go to the Garden Center and purchase tomato plants, do you pay attention
to all the information on the tag? Do you know what all those letters
and words mean? Some of the strange words and letters on the tag
VFNT: A plant tag may have
one letter, two letters, or all four letters. These letters are not
college degrees but do indicate disease organisms that hybrid tomatoes
have been bred to resist. The V stands for Verticilium Wilt; the F means
the plant is resistant to Fusarium Wilt; the N stands for nematode
resistance; and the T for Tobacco Mosaic resistance. Remember, they are
disease resistant not disease proof.
INDETERMINATE: Determinate tomato plants are usually shorter and do very
well in containers. The major characteristic of determinate varieties is
the fact that they usually have a big flush of fruit and then a few
fruit the rest of the season. If you like to can or freeze most of your
tomatoes all at once, then look for determinate varieties. Indeterminate
varieties of tomatoes start setting on fruit and they continue until
frost. These varieties are usually taller and need to be staked or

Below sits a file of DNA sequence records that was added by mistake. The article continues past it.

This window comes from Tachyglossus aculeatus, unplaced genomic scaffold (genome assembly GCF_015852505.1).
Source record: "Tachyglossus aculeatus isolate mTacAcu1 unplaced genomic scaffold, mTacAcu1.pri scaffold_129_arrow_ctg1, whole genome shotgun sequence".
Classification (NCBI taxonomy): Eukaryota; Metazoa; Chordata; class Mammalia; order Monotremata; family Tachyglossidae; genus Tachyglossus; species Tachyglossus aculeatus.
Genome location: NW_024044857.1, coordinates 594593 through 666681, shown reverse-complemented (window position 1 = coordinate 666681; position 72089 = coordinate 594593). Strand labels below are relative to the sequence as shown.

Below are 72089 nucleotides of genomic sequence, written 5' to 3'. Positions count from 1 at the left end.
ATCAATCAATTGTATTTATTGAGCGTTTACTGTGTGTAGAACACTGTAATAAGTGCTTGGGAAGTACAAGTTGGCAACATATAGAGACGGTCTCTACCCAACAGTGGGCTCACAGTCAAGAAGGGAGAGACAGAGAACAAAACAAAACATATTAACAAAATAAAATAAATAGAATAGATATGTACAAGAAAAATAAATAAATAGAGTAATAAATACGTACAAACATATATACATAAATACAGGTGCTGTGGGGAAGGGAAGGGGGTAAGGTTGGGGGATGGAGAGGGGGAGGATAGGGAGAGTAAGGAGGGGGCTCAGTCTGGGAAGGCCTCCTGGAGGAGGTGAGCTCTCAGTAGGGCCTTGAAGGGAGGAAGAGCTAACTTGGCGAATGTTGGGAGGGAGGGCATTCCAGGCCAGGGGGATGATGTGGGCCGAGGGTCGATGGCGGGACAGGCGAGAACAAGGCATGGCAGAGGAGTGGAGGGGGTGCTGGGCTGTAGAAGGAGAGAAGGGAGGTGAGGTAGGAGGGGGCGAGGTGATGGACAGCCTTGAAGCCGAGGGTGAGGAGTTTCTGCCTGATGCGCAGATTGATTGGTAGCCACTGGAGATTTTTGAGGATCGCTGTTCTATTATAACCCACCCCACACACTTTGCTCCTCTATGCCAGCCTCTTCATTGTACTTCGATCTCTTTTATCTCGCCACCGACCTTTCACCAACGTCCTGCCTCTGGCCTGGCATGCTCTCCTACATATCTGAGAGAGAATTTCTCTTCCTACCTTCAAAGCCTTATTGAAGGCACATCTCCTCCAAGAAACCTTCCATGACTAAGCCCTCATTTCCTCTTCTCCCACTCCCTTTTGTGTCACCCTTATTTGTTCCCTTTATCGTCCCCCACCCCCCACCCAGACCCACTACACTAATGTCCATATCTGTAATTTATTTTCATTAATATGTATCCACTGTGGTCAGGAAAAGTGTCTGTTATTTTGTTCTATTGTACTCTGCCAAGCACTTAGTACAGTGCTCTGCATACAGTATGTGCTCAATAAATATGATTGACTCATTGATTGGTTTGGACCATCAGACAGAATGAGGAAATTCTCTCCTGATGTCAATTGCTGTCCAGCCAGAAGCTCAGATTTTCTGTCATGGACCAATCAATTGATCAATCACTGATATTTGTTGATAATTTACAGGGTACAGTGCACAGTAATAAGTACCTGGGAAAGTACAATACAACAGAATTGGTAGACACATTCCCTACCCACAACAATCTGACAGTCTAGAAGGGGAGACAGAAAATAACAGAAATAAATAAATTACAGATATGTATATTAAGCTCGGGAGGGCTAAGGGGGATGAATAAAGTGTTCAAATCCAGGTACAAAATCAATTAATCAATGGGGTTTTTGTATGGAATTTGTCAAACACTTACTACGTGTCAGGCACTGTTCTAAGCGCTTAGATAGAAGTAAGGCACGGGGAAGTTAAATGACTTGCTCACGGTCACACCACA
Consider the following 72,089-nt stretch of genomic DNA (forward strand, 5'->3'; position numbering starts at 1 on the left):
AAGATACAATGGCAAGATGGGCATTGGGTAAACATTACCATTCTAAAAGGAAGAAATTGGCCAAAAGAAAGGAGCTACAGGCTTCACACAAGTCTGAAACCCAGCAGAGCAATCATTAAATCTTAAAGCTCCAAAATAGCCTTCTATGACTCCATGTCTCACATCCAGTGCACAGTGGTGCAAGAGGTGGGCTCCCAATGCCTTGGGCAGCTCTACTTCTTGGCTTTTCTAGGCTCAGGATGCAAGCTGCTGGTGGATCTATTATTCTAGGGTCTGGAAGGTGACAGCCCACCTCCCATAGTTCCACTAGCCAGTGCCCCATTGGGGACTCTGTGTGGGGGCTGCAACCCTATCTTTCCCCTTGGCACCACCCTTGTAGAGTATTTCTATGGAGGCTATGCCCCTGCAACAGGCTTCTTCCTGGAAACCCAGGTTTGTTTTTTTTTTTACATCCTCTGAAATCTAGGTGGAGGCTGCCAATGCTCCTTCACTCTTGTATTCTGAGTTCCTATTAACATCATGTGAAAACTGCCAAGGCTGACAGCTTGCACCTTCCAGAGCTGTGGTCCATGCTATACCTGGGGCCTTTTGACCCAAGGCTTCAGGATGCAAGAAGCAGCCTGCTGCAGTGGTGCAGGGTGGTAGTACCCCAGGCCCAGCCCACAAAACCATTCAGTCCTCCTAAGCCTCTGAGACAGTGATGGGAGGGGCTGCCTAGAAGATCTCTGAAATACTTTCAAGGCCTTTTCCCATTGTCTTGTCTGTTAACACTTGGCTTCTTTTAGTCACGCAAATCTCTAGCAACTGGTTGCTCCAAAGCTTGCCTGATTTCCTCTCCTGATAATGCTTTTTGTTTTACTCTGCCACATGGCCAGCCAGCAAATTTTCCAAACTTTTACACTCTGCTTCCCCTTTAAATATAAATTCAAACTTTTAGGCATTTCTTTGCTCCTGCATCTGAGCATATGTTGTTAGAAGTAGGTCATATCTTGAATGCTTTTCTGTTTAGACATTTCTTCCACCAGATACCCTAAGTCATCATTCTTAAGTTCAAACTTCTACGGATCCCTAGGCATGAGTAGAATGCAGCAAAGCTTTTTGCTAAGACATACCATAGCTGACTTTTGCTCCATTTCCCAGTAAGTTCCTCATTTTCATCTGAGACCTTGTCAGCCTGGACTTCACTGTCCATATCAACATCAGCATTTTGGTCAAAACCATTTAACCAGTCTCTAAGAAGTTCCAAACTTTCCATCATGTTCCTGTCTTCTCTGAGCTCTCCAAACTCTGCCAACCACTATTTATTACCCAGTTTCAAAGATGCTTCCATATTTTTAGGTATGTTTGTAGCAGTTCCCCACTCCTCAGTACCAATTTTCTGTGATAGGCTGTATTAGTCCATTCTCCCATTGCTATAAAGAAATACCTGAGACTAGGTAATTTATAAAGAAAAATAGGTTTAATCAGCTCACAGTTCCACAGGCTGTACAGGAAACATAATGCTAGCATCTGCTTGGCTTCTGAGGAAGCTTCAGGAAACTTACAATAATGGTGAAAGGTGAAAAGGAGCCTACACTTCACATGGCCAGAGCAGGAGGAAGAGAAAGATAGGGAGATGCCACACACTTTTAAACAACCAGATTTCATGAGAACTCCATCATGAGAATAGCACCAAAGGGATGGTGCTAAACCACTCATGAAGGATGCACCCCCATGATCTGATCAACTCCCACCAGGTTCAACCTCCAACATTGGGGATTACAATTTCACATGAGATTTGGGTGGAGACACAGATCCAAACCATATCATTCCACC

contained in a cage
plant tomatoes too early. Soil temperature, not air temperature is the
major consideration. If the soil temperature is too cold, the plants
will just sit, and if it is rainy, may start to rot.
your plants in good cages. I made my own cages from concrete reinforcing
fence. The fencing comes five feet tall and I cut pieces about six feet
long and bend them into a circle. These have lasted me for years. My
plants get very tall so I pound pieces of rebar about 5 feet long into
the ground to support the cages.
deep. Tomatoes can be
planted very deep and the hairs on the stem will develop roots. I strip
all but the top leaves off my transplants and then put the plant so they
are just above the soil line.
The last tip is to be sure and prune. When my tomatoes are about
3 feet to 4
feet tall, I trim
off the lower 8 inches to 10 inches of stems and leaves. This allows for
good air flow up through the plants and helps to prevent disease. In
addition you may need to go in during the month of July and do some
pruning. Don’t be afraid to prune and thin out your plant so you have
good air flow and large juicy tomatoes. Cutting off those stems is hard
for me to do, especially when they have blooms or even small tomatoes.
But I know it is good for the plant. As I mentioned many pathogens need
a drop of water on the leaf and if you do not have good circulation, the
leaf will not dry off. Also, make sure you do not plant your tomatoes
too close together. Powdery mildew, leaf blight, and other diseases love
damp wet conditions when there is poor air flow. Plants need good air
If you get a
good abundant crop, as I usually do, please share with the Food Bank, or
some other food distribution group. Or start a “Harvest Table for
Missions” at your house of worship. Go the second mile and put in one
or two extra plants just for sharing with an elderly neighbor, the Food
Bank, or your Mission Table.